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Israelis keep pressure on Gaza

JERUSALEM — Israeli warplanes pounded Hamas targets in Gaza for a seventh day on Friday while Israel allowed hundreds of foreigners, many of them married to Palestinians, to leave the enclave, raising fears there that Israel was planning to escalate its week-old campaign.

Tensions spread to the West Bank and East Jerusalem, where Palestinian anger at reports of civilian casualties in Gaza seemed to be translating into at least a temporary increase in popular sympathy for Hamas.

Israel has vowed to press its offensive until there is no more rocket fire out of Gaza; its troops and tanks remained along the border, poised for a possible ground invasion.

The U.N. special coordinator for the Middle East, Robert Serry, told reporters on Friday that he was deeply worried that Israeli would decide to move into Gaza.

"We are gravely concerned about that prospect because that would just mean another cycle of violence and a further escalation of the conflict," he said. "This must stop. With Israeli tanks on Gaza's border, it is absolutely imperative now that we find an immediate and lasting way out to avoid an even deeper and deadlier conflict."

Israeli analysts and experts have said that any ground operation should be brief but powerful.

Alex Fishman, the military analyst of the popular daily Yediot Ahronot, wrote Friday, "Since the name of the game is killing and destruction, the ground operation has to be quick, with a lot of firepower at friction points with Hamas." He added: "The goal is to exact a high price in the early stages of the ground operation and to end it quickly."

Palestinian militants continued to launch salvos of rockets at southern Israel on Friday, with several hitting the coastal city of Ashkelon, lightly injuring two Israeli women there.

Israeli air and naval forces pummeled more bases of Hamas, the Islamic group that controls the Gaza Strip. The military said it hit the houses of several Hamas militants that also served as weapons depots, as well as tunnels used for weapons smuggling and missile launching sites. Warplanes also bombed a mosque in Jabaliya, in northern Gaza. The military said that Hamas was using the mosque as a terrorist base and that it was storing rockets there.

It was the mosque where Nizar Rayan, the senior Hamas militant leader killed in an Israeli strike on Thursday, used to preach. Rayan's four wives, at least nine of his children and several neighbors were also killed when his home was bombed.

About 2,000 Gazans turned out for the funeral in Jabaliya on Friday. Speakers called for revenge as Israeli fighter jets sped threateningly overhead.

With Hamas calling for Palestinians in the West Bank and East Jerusalem to make Friday a "day of wrath," a few thousand turned out in Ramallah, the administrative headquarters of the Palestinian Authority in the West Bank.

In Israeli-controlled East Jerusalem, the police came out in force to prevent disturbances after noon prayers. Small riots broke out in some Arab neighborhoods around the city, but most were quickly dispersed. And in Hebron, protesters clashed with the Palestinian police, leaving at least 10 injured.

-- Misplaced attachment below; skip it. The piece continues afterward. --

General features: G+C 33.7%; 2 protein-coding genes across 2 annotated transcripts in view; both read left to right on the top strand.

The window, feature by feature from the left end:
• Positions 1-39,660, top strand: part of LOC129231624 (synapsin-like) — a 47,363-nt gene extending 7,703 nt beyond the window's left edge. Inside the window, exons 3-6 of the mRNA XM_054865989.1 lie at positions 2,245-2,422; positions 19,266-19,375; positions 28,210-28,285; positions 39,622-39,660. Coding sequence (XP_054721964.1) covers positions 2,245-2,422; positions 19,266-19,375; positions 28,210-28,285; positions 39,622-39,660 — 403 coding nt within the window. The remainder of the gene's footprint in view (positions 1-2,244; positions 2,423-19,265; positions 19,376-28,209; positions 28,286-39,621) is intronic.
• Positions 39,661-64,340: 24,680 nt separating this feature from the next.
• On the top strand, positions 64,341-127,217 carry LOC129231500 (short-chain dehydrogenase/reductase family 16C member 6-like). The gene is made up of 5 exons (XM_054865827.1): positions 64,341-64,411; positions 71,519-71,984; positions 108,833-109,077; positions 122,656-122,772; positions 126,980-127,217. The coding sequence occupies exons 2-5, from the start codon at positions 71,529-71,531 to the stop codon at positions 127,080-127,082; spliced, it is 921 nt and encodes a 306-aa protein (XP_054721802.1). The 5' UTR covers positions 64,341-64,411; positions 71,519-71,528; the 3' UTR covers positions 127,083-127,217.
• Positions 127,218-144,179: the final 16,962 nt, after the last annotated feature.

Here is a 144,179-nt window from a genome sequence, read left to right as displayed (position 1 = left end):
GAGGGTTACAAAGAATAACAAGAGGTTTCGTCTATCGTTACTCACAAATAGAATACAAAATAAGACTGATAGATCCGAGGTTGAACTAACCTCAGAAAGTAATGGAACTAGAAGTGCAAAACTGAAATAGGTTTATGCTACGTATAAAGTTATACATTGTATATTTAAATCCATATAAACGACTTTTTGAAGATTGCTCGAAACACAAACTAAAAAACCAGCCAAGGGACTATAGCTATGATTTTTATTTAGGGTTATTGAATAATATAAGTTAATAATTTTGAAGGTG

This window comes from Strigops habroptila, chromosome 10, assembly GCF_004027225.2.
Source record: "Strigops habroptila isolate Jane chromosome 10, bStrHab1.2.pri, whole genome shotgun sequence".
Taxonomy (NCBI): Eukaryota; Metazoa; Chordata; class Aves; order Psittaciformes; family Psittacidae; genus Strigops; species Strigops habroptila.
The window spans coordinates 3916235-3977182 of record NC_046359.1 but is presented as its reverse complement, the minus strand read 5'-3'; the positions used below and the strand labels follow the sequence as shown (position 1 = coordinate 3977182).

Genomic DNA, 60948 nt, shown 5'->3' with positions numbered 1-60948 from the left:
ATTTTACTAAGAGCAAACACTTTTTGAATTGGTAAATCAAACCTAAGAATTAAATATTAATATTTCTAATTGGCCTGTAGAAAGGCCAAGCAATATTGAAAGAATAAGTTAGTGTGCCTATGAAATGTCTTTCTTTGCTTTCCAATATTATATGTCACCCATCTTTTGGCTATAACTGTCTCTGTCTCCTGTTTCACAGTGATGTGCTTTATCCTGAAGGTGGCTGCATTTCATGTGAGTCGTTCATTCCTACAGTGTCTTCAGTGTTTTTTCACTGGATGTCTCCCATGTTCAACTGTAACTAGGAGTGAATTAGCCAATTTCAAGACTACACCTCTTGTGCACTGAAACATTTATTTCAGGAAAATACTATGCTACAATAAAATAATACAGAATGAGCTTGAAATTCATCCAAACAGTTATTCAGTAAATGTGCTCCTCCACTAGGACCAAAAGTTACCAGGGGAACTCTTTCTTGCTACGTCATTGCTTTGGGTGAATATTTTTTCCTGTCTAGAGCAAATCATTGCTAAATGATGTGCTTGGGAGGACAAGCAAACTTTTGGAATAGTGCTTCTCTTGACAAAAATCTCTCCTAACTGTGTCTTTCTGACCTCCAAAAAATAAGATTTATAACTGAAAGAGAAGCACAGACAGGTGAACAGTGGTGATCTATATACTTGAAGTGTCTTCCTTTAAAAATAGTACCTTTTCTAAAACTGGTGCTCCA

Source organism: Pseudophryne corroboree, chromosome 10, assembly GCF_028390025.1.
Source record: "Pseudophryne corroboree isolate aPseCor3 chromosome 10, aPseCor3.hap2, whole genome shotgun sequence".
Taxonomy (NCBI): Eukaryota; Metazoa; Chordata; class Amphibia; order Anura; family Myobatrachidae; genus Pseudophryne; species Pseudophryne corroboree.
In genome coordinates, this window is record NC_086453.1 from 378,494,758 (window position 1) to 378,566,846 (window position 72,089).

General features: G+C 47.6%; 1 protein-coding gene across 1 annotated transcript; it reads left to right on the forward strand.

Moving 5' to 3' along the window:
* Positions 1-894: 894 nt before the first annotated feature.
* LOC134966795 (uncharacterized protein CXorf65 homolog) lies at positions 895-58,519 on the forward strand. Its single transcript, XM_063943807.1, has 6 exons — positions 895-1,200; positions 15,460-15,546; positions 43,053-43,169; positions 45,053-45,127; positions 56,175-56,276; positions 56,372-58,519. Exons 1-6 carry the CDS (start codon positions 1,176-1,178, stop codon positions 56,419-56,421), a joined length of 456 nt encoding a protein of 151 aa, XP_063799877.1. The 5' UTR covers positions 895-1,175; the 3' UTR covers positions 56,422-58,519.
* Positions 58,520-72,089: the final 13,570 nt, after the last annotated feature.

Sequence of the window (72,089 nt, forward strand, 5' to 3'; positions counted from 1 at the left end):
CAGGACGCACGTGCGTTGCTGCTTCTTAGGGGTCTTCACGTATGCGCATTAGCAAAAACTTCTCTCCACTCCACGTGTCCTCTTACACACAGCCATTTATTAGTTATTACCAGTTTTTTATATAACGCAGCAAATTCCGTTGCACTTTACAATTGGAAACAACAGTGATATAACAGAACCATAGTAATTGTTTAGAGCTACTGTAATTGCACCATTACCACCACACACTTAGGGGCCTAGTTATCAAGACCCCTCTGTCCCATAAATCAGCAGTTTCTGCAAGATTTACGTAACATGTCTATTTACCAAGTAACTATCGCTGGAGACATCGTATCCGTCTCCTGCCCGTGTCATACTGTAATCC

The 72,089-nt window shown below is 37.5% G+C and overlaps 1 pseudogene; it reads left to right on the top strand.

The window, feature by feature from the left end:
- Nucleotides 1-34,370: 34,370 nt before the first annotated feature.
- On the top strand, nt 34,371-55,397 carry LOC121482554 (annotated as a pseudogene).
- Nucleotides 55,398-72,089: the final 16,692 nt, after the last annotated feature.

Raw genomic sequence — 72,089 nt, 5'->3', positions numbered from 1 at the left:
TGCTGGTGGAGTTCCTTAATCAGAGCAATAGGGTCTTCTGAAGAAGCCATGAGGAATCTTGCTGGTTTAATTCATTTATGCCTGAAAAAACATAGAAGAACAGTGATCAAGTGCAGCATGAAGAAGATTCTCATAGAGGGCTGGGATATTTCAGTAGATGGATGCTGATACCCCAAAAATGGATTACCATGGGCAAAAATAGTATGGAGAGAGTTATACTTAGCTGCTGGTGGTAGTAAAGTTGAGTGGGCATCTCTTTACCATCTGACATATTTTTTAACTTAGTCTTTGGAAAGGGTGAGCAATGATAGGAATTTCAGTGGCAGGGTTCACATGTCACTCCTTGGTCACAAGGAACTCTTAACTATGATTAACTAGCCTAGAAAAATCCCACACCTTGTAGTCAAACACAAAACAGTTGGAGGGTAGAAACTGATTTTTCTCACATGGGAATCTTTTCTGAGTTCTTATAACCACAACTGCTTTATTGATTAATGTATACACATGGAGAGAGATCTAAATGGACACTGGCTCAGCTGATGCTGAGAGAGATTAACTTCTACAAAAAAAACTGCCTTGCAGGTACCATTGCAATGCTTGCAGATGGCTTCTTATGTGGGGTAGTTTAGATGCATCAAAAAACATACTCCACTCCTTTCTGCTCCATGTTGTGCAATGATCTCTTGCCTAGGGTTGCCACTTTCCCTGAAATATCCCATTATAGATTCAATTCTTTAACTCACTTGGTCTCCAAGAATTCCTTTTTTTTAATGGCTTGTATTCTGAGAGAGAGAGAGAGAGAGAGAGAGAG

In Gaza, local residents went out to pray at mosques and to shop for essentials, but did not linger. Medical officials in Gaza said 430 Palestinians had been killed and some 2,200 wounded since the Israeli campaign began Dec. 27. The casualty figures include many Hamas security personnel, but the United Nations has estimated that a quarter of those killed were civilians.

Three Israeli civilians and one soldier have been killed in rocket attacks in the past week, as Hamas deployed its more advanced, longer-range projectiles capable of hitting Israeli cities more than 20 miles away.

Israel opened a border crossing with Gaza to allow 270 Palestinians to flee the fighting on Friday. Hundreds of spouses of Palestinians, including women from Russia, Romania, Ukraine and Western Europe, left Gaza with the help of diplomats from their countries.

Jawaher Hajji, a 14-year-old U.S. citizen who said she had lost two close relatives in the past week, described a scene of growing desperation in the enclave. "There is no water, no electricity, no medicine," she told the Associated Press. "It's hard to survive. Gaza is destroyed."

Bush on a cease-fire

President Bush on Friday branded the Hamas rocket attacks on Israel an "act of terror" and outlined his own condition for a cease-fire in Gaza, saying no peace deal would be acceptable without monitoring to halt the flow of smuggled weapons to terrorist groups. Bush chose his weekly taped radio address, which will air this morning, to address one of the bloodiest Mideast clashes in decades. He offered no criticism of Israel, depicting its air assaults as a response to the Hamas attacks. The White House will not comment on whether it views the Israeli response as proportionate.

Associated Press

Israelis keep pressure on Gaza 01/02/09 [Last modified: Monday, November 7, 2011 5:40pm]
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